The Advent Wreath Tradition & Meaning
by Gretchen Filz
For many Christians, Advent wreaths are a favorite way to celebrate the month of December leading up to Christmas Day. Although, many are not aware of the rich meaning and symbolism embedded in the tradition. If we learn this meaning, we can appreciate it all the more!
DARKNESS AND LIGHT
The Advent candles readily demonstrate the strong contrast between darkness and light. In the Bible, Christ is referred to as the “Light of the World” contrasted with the darkness of sin. Human history spanned long ages before our prophesied Savior would finally make his appearance, and God’s promise to make all things new through him.
As his Advent, or “coming,” draws nearer another candle is lit, with each candle dispelling the darkness a little more. Thus, the Advent wreath helps us to spiritually contemplate the great drama of salvation history that surrounds the birth of God Incarnate who comes to redeem the human race.
SHAPE: The circular shape of the wreath, without beginning or end, symbolizes God’s complete and unending love for us—a love that sent his Son into the world to redeem us from the curse of sin. It also represents eternal life which becomes ours through faith in Jesus Christ.
NUMBER: The Advent Wreath traditionally holds four candles which are lit, one at a time, on each of the four Sundays of the Advent season. Each candle represents 1,000 years. Added together, the four candles symbolize the 4,000 years that humanity waited for the world’s Savior—from Adam and Eve to Jesus, whose birth was foretold in the Old Testament.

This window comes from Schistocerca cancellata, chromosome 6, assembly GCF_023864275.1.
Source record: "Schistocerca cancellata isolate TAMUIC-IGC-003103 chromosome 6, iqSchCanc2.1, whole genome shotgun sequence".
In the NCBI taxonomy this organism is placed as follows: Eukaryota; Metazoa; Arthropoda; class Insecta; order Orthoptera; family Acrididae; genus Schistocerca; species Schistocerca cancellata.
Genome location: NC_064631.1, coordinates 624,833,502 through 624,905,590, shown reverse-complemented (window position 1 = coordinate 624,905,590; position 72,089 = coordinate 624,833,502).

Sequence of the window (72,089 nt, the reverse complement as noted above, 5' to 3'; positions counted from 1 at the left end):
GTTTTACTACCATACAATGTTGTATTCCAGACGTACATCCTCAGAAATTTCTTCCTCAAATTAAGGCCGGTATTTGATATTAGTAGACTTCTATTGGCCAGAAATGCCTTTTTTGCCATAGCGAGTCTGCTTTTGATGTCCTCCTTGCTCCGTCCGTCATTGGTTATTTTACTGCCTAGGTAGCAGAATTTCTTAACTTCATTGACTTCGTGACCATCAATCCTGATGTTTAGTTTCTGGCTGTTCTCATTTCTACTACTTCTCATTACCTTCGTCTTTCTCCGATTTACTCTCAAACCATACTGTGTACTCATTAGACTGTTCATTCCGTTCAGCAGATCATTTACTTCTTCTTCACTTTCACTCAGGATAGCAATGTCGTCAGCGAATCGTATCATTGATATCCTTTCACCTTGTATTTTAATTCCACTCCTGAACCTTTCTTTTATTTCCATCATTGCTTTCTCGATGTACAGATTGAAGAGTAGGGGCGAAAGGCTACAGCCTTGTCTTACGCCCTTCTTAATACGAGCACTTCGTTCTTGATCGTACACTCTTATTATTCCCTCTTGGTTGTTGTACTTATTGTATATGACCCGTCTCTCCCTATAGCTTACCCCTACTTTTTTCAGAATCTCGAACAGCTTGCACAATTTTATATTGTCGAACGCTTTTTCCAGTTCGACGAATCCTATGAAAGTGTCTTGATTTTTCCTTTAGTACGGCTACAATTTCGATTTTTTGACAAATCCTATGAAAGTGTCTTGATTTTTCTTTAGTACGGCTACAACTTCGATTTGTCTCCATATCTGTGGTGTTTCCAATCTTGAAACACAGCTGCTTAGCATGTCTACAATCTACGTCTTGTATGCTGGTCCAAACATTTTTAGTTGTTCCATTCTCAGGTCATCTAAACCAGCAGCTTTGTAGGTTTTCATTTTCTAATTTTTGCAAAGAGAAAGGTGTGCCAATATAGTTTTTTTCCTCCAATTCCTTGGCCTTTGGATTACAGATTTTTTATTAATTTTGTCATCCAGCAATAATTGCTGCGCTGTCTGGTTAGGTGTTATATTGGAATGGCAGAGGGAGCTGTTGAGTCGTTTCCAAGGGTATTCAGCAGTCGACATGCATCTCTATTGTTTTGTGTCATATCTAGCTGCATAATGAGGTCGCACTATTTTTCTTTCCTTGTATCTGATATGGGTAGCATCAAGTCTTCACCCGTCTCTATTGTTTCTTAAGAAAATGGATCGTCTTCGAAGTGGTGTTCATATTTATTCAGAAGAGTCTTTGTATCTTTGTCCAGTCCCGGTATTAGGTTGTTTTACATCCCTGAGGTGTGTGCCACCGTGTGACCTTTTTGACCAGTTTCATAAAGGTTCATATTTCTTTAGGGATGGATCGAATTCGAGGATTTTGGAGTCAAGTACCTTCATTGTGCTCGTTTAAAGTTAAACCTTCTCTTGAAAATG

Some Advent wreath traditions also include a fifth white “Christ” candle, symbolizing purity, that is lit on Christmas Eve or Christmas day. Many circular wreaths can incorporate a white candle by adding a pillar candle to the wreath center.
COLOR: Violet is a liturgical color that is used to signify a time of prayer, penance, and sacrifice and is used during Advent and Lent. Advent, also called “little Lent,” is the season where we spiritually wait in our “darkness” with hopeful expectation for our promised redemption, just as the whole world did before Christ’s birth, and just as the whole world does now as we eagerly await his promised return.
THE FOUR WEEKS OF ADVENT
During the first two weeks of Advent we light the first two purple candles. The Third Sunday of Advent is called Gaudete (Rejoice) Sunday. On this day we celebrate that our waiting for the birth of Jesus on Christmas day is almost over. Rose is a liturgical color that is used to signify joy, so we light the single pink candle on the third Sunday of Advent.
Then on the fourth Sunday of Advent, the final, purple, candle is lit to mark the final week of prayer and penance as we wait expectantly for the soon-coming birth of the King of Kings.
- The 1st Sunday of Advent symbolizes Hope with the “Prophet’s Candle” reminding us that Jesus is coming.
- The 2nd Sunday of Advent symbolizes Faith with the “Bethlehem Candle” reminding us of Mary and Joseph’s journey to Bethlehem.
- The 3rd Sunday of Advent symbolizes Joy with the “Shepherd’s Candle” reminding us of the Joy the world experienced at the coming birth of Jesus.
- The 4th Sunday of Advent symbolizes Peace with the “Angel’s Candle” reminding us of the message of the angels: “Peace on Earth, Good Will Toward Men.”
ENHANCE YOUR WREATH WITH MORE SYMBOLISM
You can festively decorate your Advent Wreath with other natural materials that traditionally carry their own Christian symbolism. The use of evergreens reminds us of our eternal life with Christ; pointy holly leaves and berries represent the crown of thorns from the Passion of Jesus and his Precious Blood